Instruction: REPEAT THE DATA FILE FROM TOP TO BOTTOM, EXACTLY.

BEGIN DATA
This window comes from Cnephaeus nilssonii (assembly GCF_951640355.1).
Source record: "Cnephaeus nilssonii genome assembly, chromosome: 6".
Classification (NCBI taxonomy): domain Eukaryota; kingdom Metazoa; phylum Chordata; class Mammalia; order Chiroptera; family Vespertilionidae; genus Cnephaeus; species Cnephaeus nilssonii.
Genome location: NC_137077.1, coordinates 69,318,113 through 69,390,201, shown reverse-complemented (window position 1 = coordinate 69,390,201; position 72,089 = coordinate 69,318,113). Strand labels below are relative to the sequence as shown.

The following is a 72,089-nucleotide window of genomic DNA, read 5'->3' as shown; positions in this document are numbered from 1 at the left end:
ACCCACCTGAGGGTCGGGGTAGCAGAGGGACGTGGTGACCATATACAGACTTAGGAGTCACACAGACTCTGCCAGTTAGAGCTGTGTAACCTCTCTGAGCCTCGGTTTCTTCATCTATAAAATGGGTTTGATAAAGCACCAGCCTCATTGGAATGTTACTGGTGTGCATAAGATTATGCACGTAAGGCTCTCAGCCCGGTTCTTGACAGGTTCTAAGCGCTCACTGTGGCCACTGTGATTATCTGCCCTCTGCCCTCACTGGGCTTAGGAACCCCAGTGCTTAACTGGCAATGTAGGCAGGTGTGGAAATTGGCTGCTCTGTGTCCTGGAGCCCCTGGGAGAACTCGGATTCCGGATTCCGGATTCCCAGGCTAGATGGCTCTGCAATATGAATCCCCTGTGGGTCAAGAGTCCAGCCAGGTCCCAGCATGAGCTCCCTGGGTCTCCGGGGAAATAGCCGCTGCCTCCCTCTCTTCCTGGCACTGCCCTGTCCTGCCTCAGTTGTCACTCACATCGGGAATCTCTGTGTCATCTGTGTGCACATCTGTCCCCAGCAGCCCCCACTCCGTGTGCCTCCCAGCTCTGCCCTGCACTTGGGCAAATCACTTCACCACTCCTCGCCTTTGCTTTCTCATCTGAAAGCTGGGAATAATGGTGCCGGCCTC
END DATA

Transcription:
This window comes from Cnephaeus nilssonii (assembly GCF_951640355.1).
Source record: "Cnephaeus nilssonii genome assembly, chromosome: 6".
Classification (NCBI taxonomy): domain Eukaryota; kingdom Metazoa; phylum Chordata; class Mammalia; order Chiroptera; family Vespertilionidae; genus Cnephaeus; species Cnephaeus nilssonii.
Genome location: NC_137077.1, coordinates 69,318,113 through 69,390,201, shown reverse-complemented (window position 1 = coordinate 69,390,201; position 72,089 = coordinate 69,318,113). Strand labels below are relative to the sequence as shown.

The following is a 72,089-nucleotide window of genomic DNA, read 5'->3' as shown; positions in this document are numbered from 1 at the left end:
ACCCACCTGAGGGTCGGGGTAGCAGAGGGACGTGGTGACCATATACAGACTTAGGAGTCACACAGACTCTGCCAGTTAGAGCTGTGTAACCTCTCTGAGCCTCGGTTTCTTCATCTATAAAATGGGTTTGATAAAGCACCAGCCTCATTGGAATGTTACTGGTGTGCATAAGATTATGCACGTAAGGCTCTCAGCCCGGTTCTTGACAGGTTCTAAGCGCTCACTGTGGCCACTGTGATTATCTGCCCTCTGCCCTCACTGGGCTTAGGAACCCCAGTGCTTAACTGGCAATGTAGGCAGGTGTGGAAATTGGCTGCTCTGTGTCCTGGAGCCCCTGGGAGAACTCGGATTCCGGATTCCGGATTCCCAGGCTAGATGGCTCTGCAATATGAATCCCCTGTGGGTCAAGAGTCCAGCCAGGTCCCAGCATGAGCTCCCTGGGTCTCCGGGGAAATAGCCGCTGCCTCCCTCTCTTCCTGGCACTGCCCTGTCCTGCCTCAGTTGTCACTCACATCGGGAATCTCTGTGTCATCTGTGTGCACATCTGTCCCCAGCAGCCCCCACTCCGTGTGCCTCCCAGCTCTGCCCTGCACTTGGGCAAATCACTTCACCACTCCTCGCCTTTGCTTTCTCATCTGAAAGCTGGGAATAATGGTGCCGGCCTC